Allocations to Asian property markets slumped by 50% in the first quarter of 2023 -- to $27.2 billion -- the lowest level of activity in any quarter for more than a decade, according to the latest APAC Capital Trends report for Q1, published by MSCI Real Assets (formerly Real Capital Analytics).
The report said that significant price falls would be required to lure investors back to the Asian market.
“Plummeting deal volumes point to the fact that further price corrections may be necessary to resuscitate an ailing market,” it said.
Ben Chow, vice president and head of Real Assets Research, Asia, for MSCI, emphasised that price cuts were a prerequisite for a rebound in transaction volumes, and pointed to a handful of bellwether deals currently in the pipeline, which held the key to the APAC market’s recovery.
“Delaying write-downs in asset values could be even more deleterious for the market as a whole, and push investors away from the Asia-Pacific real estate market,” he said.
FURTHER PRICE FALLS
Henry Chin, global head of investor thought leadership and head of research for Asia-Pacific at CBRE also pointed to imminent price falls across the region.
“A large supply pipeline could render more significant repricing among industrial and logistic assets in markets such as mainland China and [South] Korea,” he said.
The worst performing market in percentage terms was South Korea, where allocations fell 78%, to $2.7 billion, followed by Australia, down 72%, to $2.9 billion. China and Japan, the region’s two largest markets, also fell, with China down 33%, to $7.7 billion, and Japan down 43%, to $6.7 billion.
However, Chow added that the scale of the price cuts required to get the market moving again varied significantly, depending on where and which sector in Asia one considered.
“The office markets in South Korea and Singapore are in a much stronger position compared with some of the other global markets," he said. "For a spate of retail mall deals in Singapore this year, yields were in the 4.5% to 5.5% range, which are not too far off long-term averages for the sector.”
The fall in investor flows into APAC’s property market was less severe than drops of 56% in the US and 62% in Europe.
And the report noted that investment activity in Asia had been buoyed by China and Japan, markets in which interest rate policies had bucked the global tightening trend and where activity fell by less than the regional average in Q1.
However, Chow warned that although China appeared to be ahead of the curve in its recovery compared to many other major Asian markets, impediments remained, notably a reluctance among Western investors to transact.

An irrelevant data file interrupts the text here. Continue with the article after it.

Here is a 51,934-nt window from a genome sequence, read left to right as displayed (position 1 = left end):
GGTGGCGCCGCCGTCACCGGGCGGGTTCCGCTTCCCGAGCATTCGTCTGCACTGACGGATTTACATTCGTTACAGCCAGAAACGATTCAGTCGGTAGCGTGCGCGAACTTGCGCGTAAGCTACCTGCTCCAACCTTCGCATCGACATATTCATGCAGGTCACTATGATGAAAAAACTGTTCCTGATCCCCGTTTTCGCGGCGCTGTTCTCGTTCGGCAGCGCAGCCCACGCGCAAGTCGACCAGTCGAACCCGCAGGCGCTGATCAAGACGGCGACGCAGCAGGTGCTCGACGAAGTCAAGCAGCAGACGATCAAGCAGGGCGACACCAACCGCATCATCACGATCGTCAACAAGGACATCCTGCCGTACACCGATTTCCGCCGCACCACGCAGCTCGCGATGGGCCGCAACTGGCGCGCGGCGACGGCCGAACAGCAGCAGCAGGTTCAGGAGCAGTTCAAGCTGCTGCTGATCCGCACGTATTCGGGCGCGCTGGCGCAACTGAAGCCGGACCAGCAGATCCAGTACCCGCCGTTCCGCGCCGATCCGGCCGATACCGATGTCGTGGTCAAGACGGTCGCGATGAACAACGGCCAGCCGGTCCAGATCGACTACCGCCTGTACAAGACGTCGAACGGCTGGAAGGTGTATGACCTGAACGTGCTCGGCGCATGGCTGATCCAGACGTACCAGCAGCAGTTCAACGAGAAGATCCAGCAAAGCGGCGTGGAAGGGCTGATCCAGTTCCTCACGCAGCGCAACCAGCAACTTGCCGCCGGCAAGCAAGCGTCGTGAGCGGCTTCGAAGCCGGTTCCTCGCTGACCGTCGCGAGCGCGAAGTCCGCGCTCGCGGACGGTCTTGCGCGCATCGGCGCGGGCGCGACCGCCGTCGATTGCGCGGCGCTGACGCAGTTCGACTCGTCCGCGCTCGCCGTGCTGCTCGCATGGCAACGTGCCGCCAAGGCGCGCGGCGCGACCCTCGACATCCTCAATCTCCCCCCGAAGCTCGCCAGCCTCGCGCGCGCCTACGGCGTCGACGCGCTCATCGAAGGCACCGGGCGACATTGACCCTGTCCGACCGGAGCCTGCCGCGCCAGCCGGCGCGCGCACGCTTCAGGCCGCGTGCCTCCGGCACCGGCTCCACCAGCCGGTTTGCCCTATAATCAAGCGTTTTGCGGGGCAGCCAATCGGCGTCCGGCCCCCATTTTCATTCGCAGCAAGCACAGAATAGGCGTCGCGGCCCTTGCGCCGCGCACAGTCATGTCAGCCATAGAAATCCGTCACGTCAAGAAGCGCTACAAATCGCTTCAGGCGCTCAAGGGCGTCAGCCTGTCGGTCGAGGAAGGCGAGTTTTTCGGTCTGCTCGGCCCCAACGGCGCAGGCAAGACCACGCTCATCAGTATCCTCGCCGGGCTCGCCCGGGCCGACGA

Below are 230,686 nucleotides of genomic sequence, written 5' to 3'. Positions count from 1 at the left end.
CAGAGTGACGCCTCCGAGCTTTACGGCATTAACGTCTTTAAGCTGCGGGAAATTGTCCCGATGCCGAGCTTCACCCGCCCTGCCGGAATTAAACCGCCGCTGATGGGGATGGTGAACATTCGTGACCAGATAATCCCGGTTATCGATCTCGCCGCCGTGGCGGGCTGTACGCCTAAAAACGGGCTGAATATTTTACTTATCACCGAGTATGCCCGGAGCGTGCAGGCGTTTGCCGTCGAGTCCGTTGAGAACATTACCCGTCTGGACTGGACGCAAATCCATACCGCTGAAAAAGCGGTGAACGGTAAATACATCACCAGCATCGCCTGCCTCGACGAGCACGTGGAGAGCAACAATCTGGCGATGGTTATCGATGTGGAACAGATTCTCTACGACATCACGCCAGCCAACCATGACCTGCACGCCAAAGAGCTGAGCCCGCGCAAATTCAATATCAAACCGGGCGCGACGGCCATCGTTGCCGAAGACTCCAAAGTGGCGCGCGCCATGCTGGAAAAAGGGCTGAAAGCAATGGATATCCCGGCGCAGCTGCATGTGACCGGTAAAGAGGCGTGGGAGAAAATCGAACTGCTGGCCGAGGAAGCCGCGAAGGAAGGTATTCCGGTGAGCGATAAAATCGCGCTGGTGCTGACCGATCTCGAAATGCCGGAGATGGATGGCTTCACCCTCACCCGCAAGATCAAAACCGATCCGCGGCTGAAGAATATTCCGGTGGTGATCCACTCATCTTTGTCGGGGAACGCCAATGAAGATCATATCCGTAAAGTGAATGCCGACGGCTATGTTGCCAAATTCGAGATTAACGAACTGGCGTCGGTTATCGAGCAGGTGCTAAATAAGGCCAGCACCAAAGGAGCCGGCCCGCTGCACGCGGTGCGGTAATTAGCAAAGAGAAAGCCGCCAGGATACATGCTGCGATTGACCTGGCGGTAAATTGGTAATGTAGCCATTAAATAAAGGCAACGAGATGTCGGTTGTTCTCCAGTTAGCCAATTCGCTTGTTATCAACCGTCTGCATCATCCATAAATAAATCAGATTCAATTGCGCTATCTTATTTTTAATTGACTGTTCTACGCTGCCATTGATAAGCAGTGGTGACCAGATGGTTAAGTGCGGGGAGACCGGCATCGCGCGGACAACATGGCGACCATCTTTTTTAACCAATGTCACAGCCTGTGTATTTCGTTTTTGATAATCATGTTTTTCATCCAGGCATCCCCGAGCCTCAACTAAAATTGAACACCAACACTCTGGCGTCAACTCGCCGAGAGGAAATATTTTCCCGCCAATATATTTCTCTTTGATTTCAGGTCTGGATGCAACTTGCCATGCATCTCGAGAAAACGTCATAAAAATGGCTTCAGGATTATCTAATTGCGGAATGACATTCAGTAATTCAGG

“Domestic institutional appetite has begun to pick up, and regional investors – notably from Singapore and Hong Kong – have continued to invest, but global investors from Europe and North America remain noticeably absent,” Chow said.
Across the region, cross-border investment reached $8 billion for the quarter, slipping 38% compared to a year ago, significantly less than the 53% decline in domestic investment. As a result, the share of overseas investment over the past 12 months crept higher, to just under 30%.
SINGAPORE BUCKS TREND
Singapore led the pack for cross-border investment and was the largest cross-border investor of any country in the world. Its $15 billion in cross-border investments was larger than the combined allocations of the three next-largest countries – the US, Canada and China. Singapore's allocations were dominated by GIC, which was comfortably the largest buyer of global property in Q1.
Singapore also saw the largest investor inflows of any Asian market, absorbing $3.7 billion in Q1, followed by Japan with $3.5 billion and Hong Kong with $2.6 billion. In addition to activity by GIC, Hong Kong-based Link REIT spent more than $1.6 billion on two assets, helping to push Singapore deal volume to a new record for the first quarter of a year.
Dominated by flows into retail property, investments in Singapore represented a 40% increase on a year earlier, making it the fifth most popular metropolitan area in the world for allocations, and one of only three major cities, besides Toronto and Hong Kong, where allocations increased during the quarter.
London’s office market proved particularly popular for Asia-headquartered buyers, most of whom have sparse track records in the British capital.
“Collectively, Asia-based buyers accounted for more than 50% of the first-quarter investment in London offices, the largest share since 2019,” the report said.
Asian cross-border allocations contrasted starkly with those by investors from the US, which plummeted to $4.9 billion, the slowest period for overseas acquisitions by US-headquartered firms since 2010.